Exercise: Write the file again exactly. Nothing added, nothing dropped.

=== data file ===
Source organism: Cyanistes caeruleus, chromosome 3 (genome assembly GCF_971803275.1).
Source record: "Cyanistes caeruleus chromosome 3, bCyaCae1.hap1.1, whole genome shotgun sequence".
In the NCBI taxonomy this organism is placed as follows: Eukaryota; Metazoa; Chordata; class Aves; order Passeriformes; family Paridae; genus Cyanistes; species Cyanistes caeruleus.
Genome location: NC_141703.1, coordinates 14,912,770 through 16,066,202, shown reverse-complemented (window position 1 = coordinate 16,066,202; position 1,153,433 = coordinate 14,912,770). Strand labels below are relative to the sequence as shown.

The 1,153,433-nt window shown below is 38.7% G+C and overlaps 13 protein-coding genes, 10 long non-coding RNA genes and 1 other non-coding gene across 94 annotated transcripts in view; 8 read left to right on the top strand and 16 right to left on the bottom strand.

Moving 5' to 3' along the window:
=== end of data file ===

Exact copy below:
Source organism: Cyanistes caeruleus, chromosome 3 (genome assembly GCF_971803275.1).
Source record: "Cyanistes caeruleus chromosome 3, bCyaCae1.hap1.1, whole genome shotgun sequence".
In the NCBI taxonomy this organism is placed as follows: Eukaryota; Metazoa; Chordata; class Aves; order Passeriformes; family Paridae; genus Cyanistes; species Cyanistes caeruleus.
Genome location: NC_141703.1, coordinates 14,912,770 through 16,066,202, shown reverse-complemented (window position 1 = coordinate 16,066,202; position 1,153,433 = coordinate 14,912,770). Strand labels below are relative to the sequence as shown.

The 1,153,433-nt window shown below is 38.7% G+C and overlaps 13 protein-coding genes, 10 long non-coding RNA genes and 1 other non-coding gene across 94 annotated transcripts in view; 8 read left to right on the top strand and 16 right to left on the bottom strand.

Moving 5' to 3' along the window: